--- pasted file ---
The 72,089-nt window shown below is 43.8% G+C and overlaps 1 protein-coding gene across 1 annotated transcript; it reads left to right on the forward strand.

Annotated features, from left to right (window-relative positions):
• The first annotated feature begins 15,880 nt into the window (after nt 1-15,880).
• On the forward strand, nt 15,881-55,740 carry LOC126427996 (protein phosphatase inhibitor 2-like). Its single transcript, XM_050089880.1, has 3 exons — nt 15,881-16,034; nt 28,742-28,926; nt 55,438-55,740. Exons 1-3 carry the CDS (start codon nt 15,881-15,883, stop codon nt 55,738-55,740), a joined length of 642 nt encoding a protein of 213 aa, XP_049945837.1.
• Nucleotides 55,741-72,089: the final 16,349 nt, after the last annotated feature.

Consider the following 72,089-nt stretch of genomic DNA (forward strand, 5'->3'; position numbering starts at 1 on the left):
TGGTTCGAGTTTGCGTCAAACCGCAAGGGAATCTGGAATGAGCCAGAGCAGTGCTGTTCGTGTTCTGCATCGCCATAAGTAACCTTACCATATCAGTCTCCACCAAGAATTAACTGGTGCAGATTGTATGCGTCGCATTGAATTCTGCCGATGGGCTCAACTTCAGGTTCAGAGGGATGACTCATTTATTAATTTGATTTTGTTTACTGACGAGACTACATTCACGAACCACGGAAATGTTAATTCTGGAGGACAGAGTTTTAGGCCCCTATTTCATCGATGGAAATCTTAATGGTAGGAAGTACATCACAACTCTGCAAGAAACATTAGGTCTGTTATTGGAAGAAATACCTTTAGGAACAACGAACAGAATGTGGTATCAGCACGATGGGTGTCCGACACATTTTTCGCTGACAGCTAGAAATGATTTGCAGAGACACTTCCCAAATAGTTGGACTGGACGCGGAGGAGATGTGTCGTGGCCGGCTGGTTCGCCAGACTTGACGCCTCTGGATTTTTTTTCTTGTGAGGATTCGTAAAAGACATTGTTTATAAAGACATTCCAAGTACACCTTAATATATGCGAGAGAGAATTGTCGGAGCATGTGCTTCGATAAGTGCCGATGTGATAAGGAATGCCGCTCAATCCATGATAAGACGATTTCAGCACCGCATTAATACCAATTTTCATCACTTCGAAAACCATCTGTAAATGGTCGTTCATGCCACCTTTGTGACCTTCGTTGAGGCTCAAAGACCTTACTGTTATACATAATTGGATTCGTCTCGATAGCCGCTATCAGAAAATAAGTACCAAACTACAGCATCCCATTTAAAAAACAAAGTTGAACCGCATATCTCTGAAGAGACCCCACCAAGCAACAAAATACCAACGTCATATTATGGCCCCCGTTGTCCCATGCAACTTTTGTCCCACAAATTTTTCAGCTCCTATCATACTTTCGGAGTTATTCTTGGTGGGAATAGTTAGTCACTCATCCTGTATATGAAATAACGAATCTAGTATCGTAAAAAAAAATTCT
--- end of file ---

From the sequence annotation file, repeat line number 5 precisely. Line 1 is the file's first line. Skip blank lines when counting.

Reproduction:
• Nucleotides 55,741-72,089: the final 16,349 nt, after the last annotated feature.